Brave(r) New Worlds

Courtesy of NASA

Reality is hard.

I think that is something we can all agree on, especially these days.

Literary allusions abound these days, dear readers–we hear the US being referred to as a “brave new world”, a nod to Aldous Huxley’s novel published in 1932.  We talk about “Big Brother” watching, and a number of commentators have begun to reference the slogan “War is Peace; Freedom is Slavery; Ignorance is Strength” both of which are nods to George Orwell’s classic novel 1984.  I personally saw more “Cthulu for President” signs and shirts than I ever really thought possible over the past eighteen months, each of which were references to H.P. Lovecraft’s most well-known godlike beasty.

sci-fihires-a61f66a83e1071c6737125dfce801188b200be04-s300-c85But science fiction is good for much more than passing literary references that make everyone feel a little cooler than their neighbors.  And it’s good for more than just escapist reading when the world around us becomes too real.  What each of these references show is that science fiction is a really powerful tool for helping us cope with our own world–and to imagine a better one.  Huxley wasn’t just using up some extra ink when he penned Brave New World–he was giving voice to his fears that consumerism and economies based on mass-production could rob humanity of its uniqueness.  George Orwell wasn’t just using up scrap paper when he penned 1984 (or Animal Farm, for that matter); he had seen first hand the harm that megalomaniacal leaders had on their people, the kind of pernicious fear that government surveillance provoked, and the real danger of tyranny, and his novels were meant as warnings as much as they were for entertainment.
…And Lovecraft was a racist, anti-Semitic, misogynistic creep who was, quite literally, terrified of everyone who didn’t look like him.  And his novels depict that fear very well.

1953-kitchenmaid-blue-kitchen-the-television-kitchen-croppedBut the point I am trying to make here is that those works that we call “science fiction” very often speak to, and reflect, the world around us far more accurately than we give them credit for doing.  It isn’t just about the gizmos and gadgets (although those can be great), or about inventing new technologies to outdo what science has done today (although Jules Verne made a pretty penny doing just that).  It’s about slipping the bounds of reality and tossing out that idea of “progress”.  There was (and is) this notion that human endeavor happened on a straight line, and was all building towards this One Great Good (though no one seemed to agree on what that Great Good looks like, even today).  Those books can be good…but they can also come across like those 1950’s ads for the “kitchen of tomorrow” (see right).  They don’t make life better…they just create gadgets to distract you from the fact that you’re still stuck in a kitchen.  Progressive science fiction can show that idea to be utterly limiting and outdated, and dangerous in some cases.  Even better, they offer a unlimited number of alternative paths for us to imagine walking.  It’s not about crafting blueprints…it’s about dreaming in multiple dimensions, and that is just fun.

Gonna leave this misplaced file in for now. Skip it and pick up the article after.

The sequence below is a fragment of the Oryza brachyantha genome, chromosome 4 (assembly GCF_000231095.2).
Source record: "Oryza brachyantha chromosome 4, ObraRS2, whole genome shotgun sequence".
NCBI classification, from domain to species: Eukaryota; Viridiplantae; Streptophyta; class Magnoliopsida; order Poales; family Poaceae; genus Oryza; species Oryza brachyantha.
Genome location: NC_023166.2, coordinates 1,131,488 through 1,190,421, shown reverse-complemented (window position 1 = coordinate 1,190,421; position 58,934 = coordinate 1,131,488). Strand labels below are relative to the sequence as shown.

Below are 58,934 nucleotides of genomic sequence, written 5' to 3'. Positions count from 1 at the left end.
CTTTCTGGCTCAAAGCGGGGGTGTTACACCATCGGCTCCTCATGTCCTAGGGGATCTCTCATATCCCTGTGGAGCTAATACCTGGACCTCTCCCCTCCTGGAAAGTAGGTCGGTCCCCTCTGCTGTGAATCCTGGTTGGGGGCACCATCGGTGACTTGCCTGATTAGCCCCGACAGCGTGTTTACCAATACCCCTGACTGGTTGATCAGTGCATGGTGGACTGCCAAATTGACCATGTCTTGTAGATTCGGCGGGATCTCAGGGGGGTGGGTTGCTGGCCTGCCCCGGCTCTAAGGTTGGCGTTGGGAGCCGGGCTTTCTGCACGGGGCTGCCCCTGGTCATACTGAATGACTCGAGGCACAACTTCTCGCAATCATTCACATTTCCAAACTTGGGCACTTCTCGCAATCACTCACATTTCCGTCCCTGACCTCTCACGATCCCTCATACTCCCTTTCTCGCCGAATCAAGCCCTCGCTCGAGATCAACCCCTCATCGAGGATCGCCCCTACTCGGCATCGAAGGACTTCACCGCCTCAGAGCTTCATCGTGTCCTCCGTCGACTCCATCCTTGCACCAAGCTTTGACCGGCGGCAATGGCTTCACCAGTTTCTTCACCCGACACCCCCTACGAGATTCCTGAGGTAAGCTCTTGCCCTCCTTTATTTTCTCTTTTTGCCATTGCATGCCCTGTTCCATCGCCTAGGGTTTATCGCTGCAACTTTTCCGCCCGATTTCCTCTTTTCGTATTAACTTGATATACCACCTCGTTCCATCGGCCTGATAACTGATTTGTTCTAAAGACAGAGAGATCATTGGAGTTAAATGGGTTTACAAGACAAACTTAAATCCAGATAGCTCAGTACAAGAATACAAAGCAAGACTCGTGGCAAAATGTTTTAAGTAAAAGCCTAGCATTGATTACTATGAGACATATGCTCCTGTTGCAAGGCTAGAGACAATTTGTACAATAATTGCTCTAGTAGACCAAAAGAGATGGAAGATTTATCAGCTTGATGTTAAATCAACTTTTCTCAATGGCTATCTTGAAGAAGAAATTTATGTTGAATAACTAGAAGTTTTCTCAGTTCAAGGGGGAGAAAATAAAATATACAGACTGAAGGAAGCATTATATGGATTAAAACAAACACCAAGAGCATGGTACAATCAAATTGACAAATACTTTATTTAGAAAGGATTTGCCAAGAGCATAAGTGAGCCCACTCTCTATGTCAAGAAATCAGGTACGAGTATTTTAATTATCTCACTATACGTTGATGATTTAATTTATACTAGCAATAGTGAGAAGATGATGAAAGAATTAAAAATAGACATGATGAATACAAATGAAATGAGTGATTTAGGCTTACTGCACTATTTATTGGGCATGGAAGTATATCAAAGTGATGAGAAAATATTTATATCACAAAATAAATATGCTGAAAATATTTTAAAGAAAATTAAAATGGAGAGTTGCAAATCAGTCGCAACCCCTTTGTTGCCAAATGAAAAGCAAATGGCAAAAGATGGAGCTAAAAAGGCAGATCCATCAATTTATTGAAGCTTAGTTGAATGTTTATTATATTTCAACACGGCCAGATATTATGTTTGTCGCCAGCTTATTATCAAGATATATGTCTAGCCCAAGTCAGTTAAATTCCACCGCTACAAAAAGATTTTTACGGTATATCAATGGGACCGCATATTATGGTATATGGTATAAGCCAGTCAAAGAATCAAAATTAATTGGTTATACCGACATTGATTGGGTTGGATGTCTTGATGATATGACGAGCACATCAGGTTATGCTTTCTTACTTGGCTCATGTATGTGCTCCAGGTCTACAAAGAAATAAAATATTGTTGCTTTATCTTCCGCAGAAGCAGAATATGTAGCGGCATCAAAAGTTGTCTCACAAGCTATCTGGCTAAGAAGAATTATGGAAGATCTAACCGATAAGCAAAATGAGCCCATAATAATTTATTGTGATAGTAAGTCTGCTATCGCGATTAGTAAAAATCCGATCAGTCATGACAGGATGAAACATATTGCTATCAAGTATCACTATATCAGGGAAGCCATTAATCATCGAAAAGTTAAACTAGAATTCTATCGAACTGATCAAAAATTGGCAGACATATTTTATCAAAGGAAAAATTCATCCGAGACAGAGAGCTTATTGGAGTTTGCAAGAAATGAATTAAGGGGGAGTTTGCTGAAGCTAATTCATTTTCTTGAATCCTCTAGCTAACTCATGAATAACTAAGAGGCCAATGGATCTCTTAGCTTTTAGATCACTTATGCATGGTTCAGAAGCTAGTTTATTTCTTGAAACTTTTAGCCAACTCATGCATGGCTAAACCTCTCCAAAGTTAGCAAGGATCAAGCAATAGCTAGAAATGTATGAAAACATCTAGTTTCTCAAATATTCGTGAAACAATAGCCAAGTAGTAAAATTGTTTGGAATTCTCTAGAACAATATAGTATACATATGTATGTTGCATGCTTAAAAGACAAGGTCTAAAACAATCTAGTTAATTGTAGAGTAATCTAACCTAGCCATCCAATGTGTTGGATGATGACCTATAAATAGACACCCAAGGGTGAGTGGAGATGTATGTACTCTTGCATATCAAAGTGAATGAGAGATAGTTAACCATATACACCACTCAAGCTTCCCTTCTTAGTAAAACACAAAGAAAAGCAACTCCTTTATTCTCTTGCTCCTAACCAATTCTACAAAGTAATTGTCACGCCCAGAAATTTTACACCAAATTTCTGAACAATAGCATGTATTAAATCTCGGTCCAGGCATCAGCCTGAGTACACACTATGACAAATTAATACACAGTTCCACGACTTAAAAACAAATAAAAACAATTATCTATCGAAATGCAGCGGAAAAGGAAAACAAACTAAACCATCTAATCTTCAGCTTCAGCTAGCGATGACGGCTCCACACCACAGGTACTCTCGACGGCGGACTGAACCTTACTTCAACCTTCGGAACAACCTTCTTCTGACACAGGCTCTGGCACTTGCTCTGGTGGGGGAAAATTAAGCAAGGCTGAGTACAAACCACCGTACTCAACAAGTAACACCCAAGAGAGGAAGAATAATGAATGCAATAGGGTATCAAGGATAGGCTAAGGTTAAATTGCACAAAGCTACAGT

And science fiction as a genre offers a number of havens for marginalized peoples to talk about their experiences, and envision a different reality where power structures of race, gender, class, orientation, or language are either not barriers to living a full life, or are turned on their heads in order to give the outsiders some of the power.  As Octavia Bulter (perhaps one of the most important progressive science fiction authors) wrote in her essay “A World Without Racism“:

Several years ago I wrote a novel called Dawn in which extra-solar aliens arrive, look us over, and inform us that we have a pair of characteristics that together constitute a fatal flaw. We are, they admit, intelligent, and that’s fine. But we are also hierarchical, and our hierarchical tendencies are older and all too often, they drive our intelligence-that is, they drive us to use our intelligence to try to dominate one another.

More fiction? Maybe.

But whatever is the source of our intolerance, what can we do about it? What can we do to improve ourselves?

Science Fiction writer Octavia Butler poses for a photograph near some of her novels at University Book Store in Seattle, Wash., on Feb. 4, 2004. Butler, considered the first black woman to gain national prominence as a science fiction writer, died Friday, Feb. 24, 2006, after falling and striking her head on the cobbled walkway outside her Seattle home, a close friend said. She was 58. (AP Photo/ Seattle Post-Intelligencer, Joshua Trujillo)